Man receives double arm transplant: Is doing well.

Vastet
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Man receives double arm transplant: Is doing well.

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Thomathy
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Amazing.  I was thinking

Amazing.  I was thinking about the psychological impact the whol time, so it was good to read that he's getting counselling.  I'm interested in how it will go in the long term.  There's always a chance of rejection and I wonder how much mobility and dexterity he'll get out of the hands in the end.

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ProzacDeathWish
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  Amazing.  BTW, this

  Amazing.  BTW, this whole scenario reminds me of a movie with *Jeff Fahey ( *he was Jobe in "Lawn Mower Man" )  called "Body Parts" where Fahey portays a man whose arm was amputated in a car accident and is then replaced with an arm that once belonged to a psychotic serial killer.  He takes on the personality of the killer, yadda, yadda.....etc.  Good movie though.

                                    

 

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That's amazing! I hope his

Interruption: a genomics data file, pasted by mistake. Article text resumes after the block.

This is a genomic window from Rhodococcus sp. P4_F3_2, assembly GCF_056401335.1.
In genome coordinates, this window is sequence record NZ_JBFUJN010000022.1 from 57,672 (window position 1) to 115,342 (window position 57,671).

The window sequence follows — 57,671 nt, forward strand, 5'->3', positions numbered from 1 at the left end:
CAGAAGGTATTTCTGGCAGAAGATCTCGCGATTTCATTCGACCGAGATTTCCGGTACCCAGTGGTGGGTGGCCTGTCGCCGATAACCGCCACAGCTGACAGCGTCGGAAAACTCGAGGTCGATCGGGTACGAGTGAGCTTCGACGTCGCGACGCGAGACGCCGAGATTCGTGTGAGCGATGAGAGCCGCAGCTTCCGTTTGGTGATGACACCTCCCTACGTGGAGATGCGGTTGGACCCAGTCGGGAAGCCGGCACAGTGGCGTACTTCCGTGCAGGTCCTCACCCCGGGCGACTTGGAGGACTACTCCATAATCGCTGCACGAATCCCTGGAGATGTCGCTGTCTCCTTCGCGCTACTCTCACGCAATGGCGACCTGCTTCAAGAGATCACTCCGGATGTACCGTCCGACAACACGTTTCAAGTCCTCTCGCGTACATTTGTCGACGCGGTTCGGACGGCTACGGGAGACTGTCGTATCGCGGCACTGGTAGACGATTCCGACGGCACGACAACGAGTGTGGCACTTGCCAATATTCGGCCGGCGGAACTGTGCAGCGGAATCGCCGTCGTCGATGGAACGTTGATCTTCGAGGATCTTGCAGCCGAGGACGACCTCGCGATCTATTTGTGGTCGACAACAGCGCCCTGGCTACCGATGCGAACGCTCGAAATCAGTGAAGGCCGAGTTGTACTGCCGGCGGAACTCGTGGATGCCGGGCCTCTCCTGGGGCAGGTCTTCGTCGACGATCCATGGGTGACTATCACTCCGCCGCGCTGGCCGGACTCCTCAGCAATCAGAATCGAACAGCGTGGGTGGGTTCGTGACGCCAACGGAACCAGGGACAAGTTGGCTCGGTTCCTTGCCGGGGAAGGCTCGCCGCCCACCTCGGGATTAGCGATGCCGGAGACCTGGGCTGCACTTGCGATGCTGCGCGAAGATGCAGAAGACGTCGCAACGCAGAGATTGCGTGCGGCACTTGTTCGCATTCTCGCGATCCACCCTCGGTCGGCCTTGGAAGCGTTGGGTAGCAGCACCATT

That's amazing! I hope his body doesn't reject them.

 

...Erm. Science question:

Why does our immune system sometimes reject donar organs? Are there reliable ways of predicting whether or not dnated tissue will likely be rejected? Do our bodies reject prosthetic limbs / organs as well? How do we get around that?

(Okay. So it was more like ten questions. Sticking out tongue )

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Quote:Why does our immune

Quote:

Why does our immune system sometimes reject donar organs?

The immune system will always reject a donor organ unless supressed. Because they (donar organs) are foreign objects, the cell recognizes them as invaders same as they would with a pathogen. What you've really got to understand is that the immune system is highly fine tuned and it is highly destructive. As such, it must have a very precise mechanism for seperating cells that should be there, and those that should not. Should this system of distinguishing mallfunction, the destructive power of the immune system is unleashed on the body, the consequences take the form of autoimmune disorders such as Lupus or Addison's disease. The system is too fine to allow any other distinguishing. If the cells are not recognized as the body's own, they will be recognized and tagged for destruction. The primary (in jawed vertebrae) form of distinguishing takes the form of the expression of the UDR (Ulta-gene dense region) Major Histocompatibility complex which expresses what are commonly called self and non-self antigens on the surface of every cell (that is, the proteins of MHC genes must be part of the proteome of a cell in a jawed vertebrae). Obviously, the foreign cells will not display the correct self-antigens.

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